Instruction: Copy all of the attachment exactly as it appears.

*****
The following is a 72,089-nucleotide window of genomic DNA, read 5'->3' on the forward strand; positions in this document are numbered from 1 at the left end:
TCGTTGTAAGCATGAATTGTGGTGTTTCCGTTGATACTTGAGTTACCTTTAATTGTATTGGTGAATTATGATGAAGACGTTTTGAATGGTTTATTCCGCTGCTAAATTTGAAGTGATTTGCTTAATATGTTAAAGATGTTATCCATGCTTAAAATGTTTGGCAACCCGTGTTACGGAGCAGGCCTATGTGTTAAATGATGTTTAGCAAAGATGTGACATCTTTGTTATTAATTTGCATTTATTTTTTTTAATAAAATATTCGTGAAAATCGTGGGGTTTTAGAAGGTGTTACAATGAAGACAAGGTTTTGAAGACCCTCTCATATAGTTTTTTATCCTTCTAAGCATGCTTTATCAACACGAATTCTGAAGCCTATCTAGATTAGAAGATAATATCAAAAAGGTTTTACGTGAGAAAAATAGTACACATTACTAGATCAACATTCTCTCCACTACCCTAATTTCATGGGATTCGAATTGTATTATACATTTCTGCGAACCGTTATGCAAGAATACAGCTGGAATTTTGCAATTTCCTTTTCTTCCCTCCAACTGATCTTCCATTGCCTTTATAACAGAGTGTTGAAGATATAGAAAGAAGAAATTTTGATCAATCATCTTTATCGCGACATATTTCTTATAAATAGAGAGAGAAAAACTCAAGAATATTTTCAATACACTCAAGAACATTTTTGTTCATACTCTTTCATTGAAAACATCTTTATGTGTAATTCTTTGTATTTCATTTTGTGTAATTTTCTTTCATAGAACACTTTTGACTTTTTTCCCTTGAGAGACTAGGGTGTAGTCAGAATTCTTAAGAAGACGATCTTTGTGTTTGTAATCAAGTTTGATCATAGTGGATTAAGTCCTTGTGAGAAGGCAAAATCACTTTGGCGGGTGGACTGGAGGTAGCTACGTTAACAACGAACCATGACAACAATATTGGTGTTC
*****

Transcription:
The following is a 72,089-nucleotide window of genomic DNA, read 5'->3' on the forward strand; positions in this document are numbered from 1 at the left end:
TCGTTGTAAGCATGAATTGTGGTGTTTCCGTTGATACTTGAGTTACCTTTAATTGTATTGGTGAATTATGATGAAGACGTTTTGAATGGTTTATTCCGCTGCTAAATTTGAAGTGATTTGCTTAATATGTTAAAGATGTTATCCATGCTTAAAATGTTTGGCAACCCGTGTTACGGAGCAGGCCTATGTGTTAAATGATGTTTAGCAAAGATGTGACATCTTTGTTATTAATTTGCATTTATTTTTTTTAATAAAATATTCGTGAAAATCGTGGGGTTTTAGAAGGTGTTACAATGAAGACAAGGTTTTGAAGACCCTCTCATATAGTTTTTTATCCTTCTAAGCATGCTTTATCAACACGAATTCTGAAGCCTATCTAGATTAGAAGATAATATCAAAAAGGTTTTACGTGAGAAAAATAGTACACATTACTAGATCAACATTCTCTCCACTACCCTAATTTCATGGGATTCGAATTGTATTATACATTTCTGCGAACCGTTATGCAAGAATACAGCTGGAATTTTGCAATTTCCTTTTCTTCCCTCCAACTGATCTTCCATTGCCTTTATAACAGAGTGTTGAAGATATAGAAAGAAGAAATTTTGATCAATCATCTTTATCGCGACATATTTCTTATAAATAGAGAGAGAAAAACTCAAGAATATTTTCAATACACTCAAGAACATTTTTGTTCATACTCTTTCATTGAAAACATCTTTATGTGTAATTCTTTGTATTTCATTTTGTGTAATTTTCTTTCATAGAACACTTTTGACTTTTTTCCCTTGAGAGACTAGGGTGTAGTCAGAATTCTTAAGAAGACGATCTTTGTGTTTGTAATCAAGTTTGATCATAGTGGATTAAGTCCTTGTGAGAAGGCAAAATCACTTTGGCGGGTGGACTGGAGGTAGCTACGTTAACAACGAACCATGACAACAATATTGGTGTTC